Image credit: Dan Dimmock
Acquiring a qualitative mindset.
Carrying out user research has always been something that I have shied away from. That’s partly because I think there’s an expectation for a researcher to be an expert in their field, and I’m yet to feel like an expert in any facet of the tech industry. After deciding on a topic for my prototype last week, this week I’ve made my first foray into user research.
With my background in psychology, I’m more familiar with heavily controlled lab and field studies and chewing through quantative data. From what I’ve seen in my studies, pyschological research is always under heavy scrutiny— my tutors through undergrad drilled into me the importance of well-considered sampling. Therein lies a source of confliction.
Coolican, 2009 pp. 46-50, acknowledges haphazard sampling methods (i.e. the convenience sampling method I used, by asking online members in the course’s discord channel) as being susceptible to bias, despite the methods’ names implying selection without conscious bias.
I suppose the research I’m doing now isn’t derailed by sampling bias in the same way my previous experiments might have been. The reality is that this qualitative research demands a different mindset to the one I used at undergrad. Through Coolican’s book, I found a statement on ‘quantophrenia’ that alleviates my turmoil.
There is too much measurement going on. Some things which are numerically
precise are not true; and some things which are not numerical are true. Orthodox
research produces results which are statistically significant but humanly insignificant; in human inquiry it is much better to be deeply interesting than accurately
– Reason and Rowan, 1981.
Conversationalism in inquiry.
With the interviewing process out of the way, I’d like to take time to reflect on how it went.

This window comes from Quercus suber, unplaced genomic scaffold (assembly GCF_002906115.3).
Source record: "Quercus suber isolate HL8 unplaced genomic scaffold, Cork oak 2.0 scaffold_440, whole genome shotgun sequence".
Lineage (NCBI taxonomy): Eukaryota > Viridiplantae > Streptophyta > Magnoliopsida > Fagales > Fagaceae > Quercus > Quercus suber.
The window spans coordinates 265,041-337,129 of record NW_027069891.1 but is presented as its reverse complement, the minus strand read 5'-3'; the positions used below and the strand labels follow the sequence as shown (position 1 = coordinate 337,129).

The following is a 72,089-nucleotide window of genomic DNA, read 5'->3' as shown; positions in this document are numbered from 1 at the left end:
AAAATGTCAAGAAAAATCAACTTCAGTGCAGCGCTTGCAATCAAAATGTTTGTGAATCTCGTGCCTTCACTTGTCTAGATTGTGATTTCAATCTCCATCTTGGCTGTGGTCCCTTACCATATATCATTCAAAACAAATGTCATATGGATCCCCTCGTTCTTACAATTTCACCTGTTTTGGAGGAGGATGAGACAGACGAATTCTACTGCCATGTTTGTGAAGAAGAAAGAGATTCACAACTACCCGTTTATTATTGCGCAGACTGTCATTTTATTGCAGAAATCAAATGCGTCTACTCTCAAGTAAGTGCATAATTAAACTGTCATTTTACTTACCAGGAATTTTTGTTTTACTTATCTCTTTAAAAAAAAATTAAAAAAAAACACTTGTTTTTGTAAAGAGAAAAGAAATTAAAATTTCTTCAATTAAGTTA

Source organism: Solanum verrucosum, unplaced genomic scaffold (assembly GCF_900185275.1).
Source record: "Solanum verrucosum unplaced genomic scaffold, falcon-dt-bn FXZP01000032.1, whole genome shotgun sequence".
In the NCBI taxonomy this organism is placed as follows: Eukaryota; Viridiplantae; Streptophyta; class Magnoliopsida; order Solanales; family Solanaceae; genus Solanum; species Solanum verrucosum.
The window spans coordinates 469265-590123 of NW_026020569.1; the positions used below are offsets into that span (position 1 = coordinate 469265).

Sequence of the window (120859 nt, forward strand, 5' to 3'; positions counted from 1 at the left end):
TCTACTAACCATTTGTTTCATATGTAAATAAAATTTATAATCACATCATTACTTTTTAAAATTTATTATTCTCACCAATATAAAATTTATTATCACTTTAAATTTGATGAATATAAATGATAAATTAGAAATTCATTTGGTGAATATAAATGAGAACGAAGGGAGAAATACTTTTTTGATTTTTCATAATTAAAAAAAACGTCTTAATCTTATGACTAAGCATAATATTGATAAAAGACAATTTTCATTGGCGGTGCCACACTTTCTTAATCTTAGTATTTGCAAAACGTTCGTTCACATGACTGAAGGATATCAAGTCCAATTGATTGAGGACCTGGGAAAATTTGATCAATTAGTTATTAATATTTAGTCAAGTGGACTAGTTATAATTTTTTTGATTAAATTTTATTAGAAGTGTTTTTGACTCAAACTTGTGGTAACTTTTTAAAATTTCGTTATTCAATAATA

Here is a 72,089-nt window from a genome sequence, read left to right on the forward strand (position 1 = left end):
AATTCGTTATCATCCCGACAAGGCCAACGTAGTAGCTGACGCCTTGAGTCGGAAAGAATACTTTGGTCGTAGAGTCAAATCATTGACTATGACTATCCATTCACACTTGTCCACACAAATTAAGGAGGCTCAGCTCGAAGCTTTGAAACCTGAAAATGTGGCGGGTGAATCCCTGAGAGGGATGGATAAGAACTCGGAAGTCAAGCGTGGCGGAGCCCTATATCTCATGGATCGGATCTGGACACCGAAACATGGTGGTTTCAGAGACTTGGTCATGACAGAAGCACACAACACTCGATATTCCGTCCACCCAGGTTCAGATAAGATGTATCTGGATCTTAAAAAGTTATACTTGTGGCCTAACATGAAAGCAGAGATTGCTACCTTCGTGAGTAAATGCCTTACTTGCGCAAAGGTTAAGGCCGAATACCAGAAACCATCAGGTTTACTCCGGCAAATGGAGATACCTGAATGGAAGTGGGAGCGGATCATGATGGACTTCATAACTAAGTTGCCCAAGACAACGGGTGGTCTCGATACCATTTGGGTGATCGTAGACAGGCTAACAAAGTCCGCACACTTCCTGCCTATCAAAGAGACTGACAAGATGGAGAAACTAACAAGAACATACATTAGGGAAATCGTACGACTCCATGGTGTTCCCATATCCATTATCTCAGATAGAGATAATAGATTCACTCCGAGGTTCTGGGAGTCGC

Formulating the questions for my discussion guide didn’t come naturally for me. I found that I had a tendency to lean towards closed-ended questions in place of tougher questions that might put interviewees on the spot. As someone who takes pride in their ability to make others feel comfortable in social contexts, potentially uncomfortable questions are somewhat against my nature.
A blog post on Medium by Rob Hayes, 2015, provided two useful insights that helped me overcome this aprehension. The first was to lead with softball questions as a means of easing my participants into speaking their minds. The second, most valuable, insight was to not be a slave to my guide. As above, this came in challenge to my quantitative, lab study foundations. But it encouraged me to trust in my skills as a conversationalist. As it turns out, those softballs were as much an icebreaker for me as they were my interviewees.
A few interviews in, I noticed an idiosyncracy creeping into my lines of questioning that I’d like avoid in future. As a means of softening the hardballs, I found myself appending questions with polar perceptions, in an either-or fashion. For example:
“What are your thoughts on wearables that focus on fitness tracking? Are they useful, or a bit pointless?”
In effect, what I was doing was asking an open-ended question, prime for exploration, and immediately giving my interviewees the opportunity to respond as if it was actually closed-ended. I found that staying silent after their initial response remedied this issue. Nonetheless, it’s a habit I hope to grow out of with more practice.